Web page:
Scientific management at work: the Bedaux system, management consulting, and worker efficiency in British industry, 1914-48
|Title: ||Scientific management at work: the Bedaux system, management consulting, and worker efficiency in British industry, 1914-48|
|Author(s): ||Weatherburn, Michael|
|Item Type: ||Thesis or dissertation|
|Abstract: ||Building on scholarly research into the history of management, consultancies, the British state, trade unions, and industrial activism, this thesis uses a variety of private and public archives, printed materials, and private collections, to examine the inception, development, and large scale implementation of work measurement in Britain between 1914 and 1948. It explores work measurement's origins in the American scientific management movement, particularly F.W. Taylor's unit-times, and Charles E. Bedaux's development of Taylor's unit- times into a more effective work measurement unit: the Bedaux B. It elucidates on Bedaux's commercial career and his foundation of several successful industrial consultancies in the 1920s. It explores the activities of his consultancy in interwar Britain, including the installation of the B system at Imperial Chemical Industries (ICI) and the negotiations conducted in order to introduce the B system. It also explores Charles Bedaux's demonisation by the US and British media from 1937-44.
The thesis then provides case studies of the circle of managers based at the Rowntree Cocoa Works at York in the interwar period to demonstrate that, in contrast to existing historiographical claims, the Rowntree circle were important in developing, and using, additional work measurement units derived from the B such as the Rowntree Mark, the Mander Work Unit, and the Urwick Orr & Partners Point. It explores the large-scale expansion of work measurement during World War Two, particularly in the use of the B- derived ICI Standard Minute unit at the Ministry of Supply's National Filling Factories, and the endorsement of work measurement by the postwar Labour government in the form of the establishment of the British Institute of Management in 1948.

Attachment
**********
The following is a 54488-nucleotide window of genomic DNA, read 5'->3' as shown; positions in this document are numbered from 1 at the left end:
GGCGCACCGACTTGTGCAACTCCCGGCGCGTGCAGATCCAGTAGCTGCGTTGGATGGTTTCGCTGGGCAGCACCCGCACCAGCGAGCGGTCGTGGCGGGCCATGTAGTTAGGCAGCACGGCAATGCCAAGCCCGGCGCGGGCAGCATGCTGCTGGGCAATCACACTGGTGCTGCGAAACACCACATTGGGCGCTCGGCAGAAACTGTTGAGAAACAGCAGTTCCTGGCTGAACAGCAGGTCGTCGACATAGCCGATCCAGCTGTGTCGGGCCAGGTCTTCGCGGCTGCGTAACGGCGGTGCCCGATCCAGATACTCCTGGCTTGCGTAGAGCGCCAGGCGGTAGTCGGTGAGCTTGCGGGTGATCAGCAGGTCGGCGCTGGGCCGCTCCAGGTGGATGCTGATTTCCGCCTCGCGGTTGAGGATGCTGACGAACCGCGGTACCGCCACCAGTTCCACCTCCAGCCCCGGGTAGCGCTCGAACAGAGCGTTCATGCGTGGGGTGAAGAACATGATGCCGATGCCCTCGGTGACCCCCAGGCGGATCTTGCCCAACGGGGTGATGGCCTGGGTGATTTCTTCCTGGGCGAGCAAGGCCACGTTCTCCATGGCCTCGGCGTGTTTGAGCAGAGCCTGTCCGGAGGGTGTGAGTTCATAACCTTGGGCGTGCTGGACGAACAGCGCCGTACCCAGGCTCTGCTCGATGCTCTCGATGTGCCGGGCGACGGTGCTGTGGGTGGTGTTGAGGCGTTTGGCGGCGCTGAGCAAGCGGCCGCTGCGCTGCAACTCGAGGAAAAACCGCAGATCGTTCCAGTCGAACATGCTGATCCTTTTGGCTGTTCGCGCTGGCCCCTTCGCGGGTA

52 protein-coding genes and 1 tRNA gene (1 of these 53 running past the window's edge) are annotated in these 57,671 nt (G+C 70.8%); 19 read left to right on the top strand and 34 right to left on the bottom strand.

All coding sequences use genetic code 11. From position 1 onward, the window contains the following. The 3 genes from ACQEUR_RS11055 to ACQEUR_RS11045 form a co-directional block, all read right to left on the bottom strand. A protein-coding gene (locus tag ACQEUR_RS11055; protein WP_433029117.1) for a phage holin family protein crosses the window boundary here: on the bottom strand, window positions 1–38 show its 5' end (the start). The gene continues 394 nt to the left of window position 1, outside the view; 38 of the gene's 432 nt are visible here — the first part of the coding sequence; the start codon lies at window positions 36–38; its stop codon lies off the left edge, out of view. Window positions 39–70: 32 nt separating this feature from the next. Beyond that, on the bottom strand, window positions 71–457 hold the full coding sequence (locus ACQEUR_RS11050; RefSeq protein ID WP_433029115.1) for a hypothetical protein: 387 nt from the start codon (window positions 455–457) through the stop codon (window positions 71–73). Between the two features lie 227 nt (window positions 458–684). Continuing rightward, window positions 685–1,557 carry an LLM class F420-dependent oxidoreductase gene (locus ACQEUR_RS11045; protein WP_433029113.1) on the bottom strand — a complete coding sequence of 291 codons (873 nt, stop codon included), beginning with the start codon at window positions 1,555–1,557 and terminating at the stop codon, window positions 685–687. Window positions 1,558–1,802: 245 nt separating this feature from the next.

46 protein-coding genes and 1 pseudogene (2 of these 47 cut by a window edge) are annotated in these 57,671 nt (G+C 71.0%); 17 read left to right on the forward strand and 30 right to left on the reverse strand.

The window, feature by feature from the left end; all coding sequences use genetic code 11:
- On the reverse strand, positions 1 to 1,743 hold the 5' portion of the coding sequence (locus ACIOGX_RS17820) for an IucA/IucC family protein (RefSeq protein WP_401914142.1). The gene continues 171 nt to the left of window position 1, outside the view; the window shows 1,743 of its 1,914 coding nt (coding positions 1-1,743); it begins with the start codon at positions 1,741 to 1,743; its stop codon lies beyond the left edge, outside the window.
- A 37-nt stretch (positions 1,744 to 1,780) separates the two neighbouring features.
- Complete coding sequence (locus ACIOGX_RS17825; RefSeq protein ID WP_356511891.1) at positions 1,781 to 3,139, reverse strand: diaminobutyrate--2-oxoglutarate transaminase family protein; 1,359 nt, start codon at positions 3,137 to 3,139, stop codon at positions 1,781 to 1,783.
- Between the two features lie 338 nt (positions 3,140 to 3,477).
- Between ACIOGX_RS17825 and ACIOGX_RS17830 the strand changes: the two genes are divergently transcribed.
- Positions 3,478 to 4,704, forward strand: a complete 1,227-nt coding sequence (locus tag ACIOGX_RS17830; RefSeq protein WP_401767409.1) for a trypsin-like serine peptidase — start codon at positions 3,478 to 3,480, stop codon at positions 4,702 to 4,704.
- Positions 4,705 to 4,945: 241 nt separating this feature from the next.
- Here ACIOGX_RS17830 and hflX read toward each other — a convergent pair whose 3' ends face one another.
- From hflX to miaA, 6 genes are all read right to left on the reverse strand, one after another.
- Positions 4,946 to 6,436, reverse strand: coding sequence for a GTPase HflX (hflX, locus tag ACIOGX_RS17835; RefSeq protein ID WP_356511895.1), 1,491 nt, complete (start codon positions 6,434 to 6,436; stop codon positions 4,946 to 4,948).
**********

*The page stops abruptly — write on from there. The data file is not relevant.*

It examines how, when, and why the leadership of major trade union organisations, particularly the Transport and General Workers' Union and the Trades Union Congress, accommodated themselves to the Bedaux B and other work measurement systems in the early 1930s, as well as the more vociferous response to 'Bedaux and kindred systems' by the Communist Party of Great Britain and the Amalgamated Engineering Union. It concludes by examining the uneasy political consensus around the utility and practices of work measurement in postwar British industry, both public and private.|
|Content Version: ||Open Access|
|Publication Date: ||Jul-2014|
|Date Awarded: ||Jun-2015|
|Advisor: ||Edgerton, David|
|Sponsor/Funder: ||Economic and Social Research Council (Great Britain)|
|Department: ||Centre for the History of Science, Technology and Medicine|
|Publisher: ||Imperial College London|
|Qualification Level: ||Doctoral|
|Qualification Name: ||Doctor of Philosophy (PhD)|
|Appears in Collections:||School of Professional Development PhD theses|
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